It doesn’t really sound like he is doing the work, though. Usually in a retail setting, supervisory roles will include doing performance reviews, writing schedules, approving time off, etc. You could be directing people day-to-day but not doing those tasks – like a shift supervisor. I think we’d need more clarity about what the OP is being expected to do before validating that he deserves the pay/benefits for the work he’s doing.

        1. Mike C.*

          I took “supervising” people as doing work outside of the normal job description, but I can accept that such an interpretation could be mistaken.

          1. LBK*

            I think in most contexts that reading would make sense, but specifically in retail/service there are often positions where you’re the on-the-spot decision maker for when the supervisor/manager isn’t working, but don’t really have any authority or responsibilities within the department otherwise. So you’re supervising the employees during your shift to make sure there are no customer issues, make sure people get breaks, etc. but not supervising the department overall. I would guess that’s what the OP is doing.

    2. Artemesia*

      Good point. The OP may be absolutely right that they are being taken for granted and less competent people are being promoted, but project that attitude and it cripples one’s chances to be taken seriously. I think Alison’s advice is spot on. Be direct with management about your goals and get their advice. And plan to look elsewhere if either they are vague or following their advice for a few months doesn’t take you anywhere. There are lots of places where good employees are stuck and the only way they can move forward is to move on. It might be time to move on – not in a huff but with a smile when it happens.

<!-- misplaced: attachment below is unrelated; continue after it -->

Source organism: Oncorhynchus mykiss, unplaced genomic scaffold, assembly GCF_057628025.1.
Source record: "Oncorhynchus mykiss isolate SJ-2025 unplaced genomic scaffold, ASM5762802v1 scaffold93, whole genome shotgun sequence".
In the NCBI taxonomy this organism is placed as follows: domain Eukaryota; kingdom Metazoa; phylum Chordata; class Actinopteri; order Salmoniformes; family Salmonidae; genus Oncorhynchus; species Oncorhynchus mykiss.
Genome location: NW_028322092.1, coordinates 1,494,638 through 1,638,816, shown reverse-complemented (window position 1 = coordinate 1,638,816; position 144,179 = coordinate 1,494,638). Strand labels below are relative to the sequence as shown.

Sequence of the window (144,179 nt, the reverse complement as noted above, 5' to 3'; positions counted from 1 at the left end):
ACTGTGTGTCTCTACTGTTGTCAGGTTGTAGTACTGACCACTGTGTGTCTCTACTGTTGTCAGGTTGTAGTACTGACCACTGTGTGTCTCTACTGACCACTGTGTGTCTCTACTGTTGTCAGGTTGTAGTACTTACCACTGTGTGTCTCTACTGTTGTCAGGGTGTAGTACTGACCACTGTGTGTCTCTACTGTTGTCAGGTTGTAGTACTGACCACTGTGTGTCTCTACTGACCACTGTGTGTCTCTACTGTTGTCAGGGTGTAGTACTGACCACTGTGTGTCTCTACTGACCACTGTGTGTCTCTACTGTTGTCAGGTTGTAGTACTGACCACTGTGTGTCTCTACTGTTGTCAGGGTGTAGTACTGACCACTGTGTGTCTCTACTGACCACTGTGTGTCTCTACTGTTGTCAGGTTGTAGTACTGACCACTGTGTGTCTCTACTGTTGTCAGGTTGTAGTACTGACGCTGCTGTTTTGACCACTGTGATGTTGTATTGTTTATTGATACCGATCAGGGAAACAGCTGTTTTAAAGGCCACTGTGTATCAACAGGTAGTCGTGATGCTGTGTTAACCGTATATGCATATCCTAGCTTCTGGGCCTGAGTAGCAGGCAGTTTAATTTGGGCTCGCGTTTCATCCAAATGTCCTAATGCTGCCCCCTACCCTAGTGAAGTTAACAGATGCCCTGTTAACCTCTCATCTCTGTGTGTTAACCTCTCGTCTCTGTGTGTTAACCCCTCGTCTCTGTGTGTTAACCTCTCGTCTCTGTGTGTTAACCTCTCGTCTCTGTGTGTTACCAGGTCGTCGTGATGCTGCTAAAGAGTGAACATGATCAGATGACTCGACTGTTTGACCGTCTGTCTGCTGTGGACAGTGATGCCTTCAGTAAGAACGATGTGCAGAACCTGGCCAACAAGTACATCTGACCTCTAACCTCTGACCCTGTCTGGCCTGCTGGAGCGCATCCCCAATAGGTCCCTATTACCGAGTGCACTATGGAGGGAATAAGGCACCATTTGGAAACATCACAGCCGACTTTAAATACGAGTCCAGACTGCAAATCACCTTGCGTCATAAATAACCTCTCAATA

3. Ruffingit*

      If you really, truly believe you’re too good for the job you have, you need to gain some clarity around how realistic a promotion is, find another job elsewhere, or figure out how to make your peace with where you’re at so you can continue to be effective and pleasant to work with.

      This is good advice for all employees in general. I get #5’s frustration because it appears the carrot is being dangled in front of him and a year is way too long for that to be the case. Getting some clarity on timeline would help as would understanding that the rhetoric might be “Well, it’s coming soon” or something equally as vague that is basically just more carrot dangling.

      At that point, the OP has to decide about his own timeline in terms of continuing in this job or getting another one. Frustration is normal, but not on a long-term basis so don’t fall in that trap. If you don’t feel you’re going to get what you want from this job, quietly begin looking for one where you can get what you need.

    4. LBK*

      I was this employee when I worked in retail. I got passed over twice for promotions I thought I deserved. Ultimately, I ended up getting a promotion at another location, which in turn provided me with some insanely good training I wouldn’t have gotten at my store, allowing me to be promoted again 4 months later. If I’d gotten either of the first two promotions I wanted, I probably would’ve been stuck in those roles for another year or more, and I probably would’ve quit and never gotten up to the supervisor level I was aiming for.